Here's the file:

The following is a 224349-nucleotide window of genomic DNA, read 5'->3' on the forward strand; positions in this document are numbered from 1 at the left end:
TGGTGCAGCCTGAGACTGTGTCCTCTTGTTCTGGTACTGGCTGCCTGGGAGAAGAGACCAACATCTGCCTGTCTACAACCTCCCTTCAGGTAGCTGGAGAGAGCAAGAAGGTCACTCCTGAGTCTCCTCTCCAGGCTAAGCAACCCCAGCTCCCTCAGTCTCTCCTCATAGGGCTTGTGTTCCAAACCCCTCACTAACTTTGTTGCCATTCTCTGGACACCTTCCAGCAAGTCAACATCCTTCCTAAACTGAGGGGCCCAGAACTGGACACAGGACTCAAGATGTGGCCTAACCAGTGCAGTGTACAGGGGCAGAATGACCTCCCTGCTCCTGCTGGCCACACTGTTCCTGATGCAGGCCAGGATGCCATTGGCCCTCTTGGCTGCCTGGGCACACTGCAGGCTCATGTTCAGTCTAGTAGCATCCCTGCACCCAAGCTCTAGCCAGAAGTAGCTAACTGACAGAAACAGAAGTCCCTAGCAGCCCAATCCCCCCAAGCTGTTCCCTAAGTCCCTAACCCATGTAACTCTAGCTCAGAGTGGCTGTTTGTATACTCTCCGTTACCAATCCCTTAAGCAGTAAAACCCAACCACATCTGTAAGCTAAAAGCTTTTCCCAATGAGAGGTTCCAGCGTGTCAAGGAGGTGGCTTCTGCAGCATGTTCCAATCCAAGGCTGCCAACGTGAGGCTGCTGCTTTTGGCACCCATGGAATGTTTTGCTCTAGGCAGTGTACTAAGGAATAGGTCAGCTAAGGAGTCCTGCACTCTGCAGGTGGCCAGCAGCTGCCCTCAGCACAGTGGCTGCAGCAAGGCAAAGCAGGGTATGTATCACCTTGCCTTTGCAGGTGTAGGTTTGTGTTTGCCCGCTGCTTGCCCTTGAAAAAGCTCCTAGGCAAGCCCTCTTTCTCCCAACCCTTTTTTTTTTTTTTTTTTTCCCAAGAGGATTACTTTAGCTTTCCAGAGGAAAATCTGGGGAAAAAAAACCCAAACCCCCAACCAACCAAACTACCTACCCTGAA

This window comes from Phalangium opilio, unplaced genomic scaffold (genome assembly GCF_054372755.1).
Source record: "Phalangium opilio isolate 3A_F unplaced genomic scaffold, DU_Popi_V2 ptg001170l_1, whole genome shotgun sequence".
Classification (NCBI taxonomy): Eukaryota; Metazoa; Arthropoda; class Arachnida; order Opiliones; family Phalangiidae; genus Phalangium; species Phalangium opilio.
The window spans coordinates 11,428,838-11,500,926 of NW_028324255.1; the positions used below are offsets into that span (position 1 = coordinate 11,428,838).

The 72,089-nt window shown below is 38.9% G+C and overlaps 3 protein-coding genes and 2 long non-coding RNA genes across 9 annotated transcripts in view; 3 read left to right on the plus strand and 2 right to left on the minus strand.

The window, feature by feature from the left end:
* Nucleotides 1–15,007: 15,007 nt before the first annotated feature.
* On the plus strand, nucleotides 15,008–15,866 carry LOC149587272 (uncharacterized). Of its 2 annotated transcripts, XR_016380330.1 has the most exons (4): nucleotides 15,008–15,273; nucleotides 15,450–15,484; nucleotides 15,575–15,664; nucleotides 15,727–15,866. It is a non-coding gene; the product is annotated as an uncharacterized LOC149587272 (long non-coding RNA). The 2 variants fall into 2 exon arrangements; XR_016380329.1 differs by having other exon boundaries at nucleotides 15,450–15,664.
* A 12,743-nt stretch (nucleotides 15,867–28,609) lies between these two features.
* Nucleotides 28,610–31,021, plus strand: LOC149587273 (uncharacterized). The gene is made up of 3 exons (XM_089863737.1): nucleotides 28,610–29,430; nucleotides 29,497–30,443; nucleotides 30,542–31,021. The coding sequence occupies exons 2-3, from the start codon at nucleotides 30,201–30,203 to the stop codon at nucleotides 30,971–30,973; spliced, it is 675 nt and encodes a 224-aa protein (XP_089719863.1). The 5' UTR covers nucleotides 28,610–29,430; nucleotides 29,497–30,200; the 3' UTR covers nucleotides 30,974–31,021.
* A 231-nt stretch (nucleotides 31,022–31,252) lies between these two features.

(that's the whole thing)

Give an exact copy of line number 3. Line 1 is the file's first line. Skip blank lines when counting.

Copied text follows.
This window comes from Phalangium opilio, unplaced genomic scaffold (genome assembly GCF_054372755.1).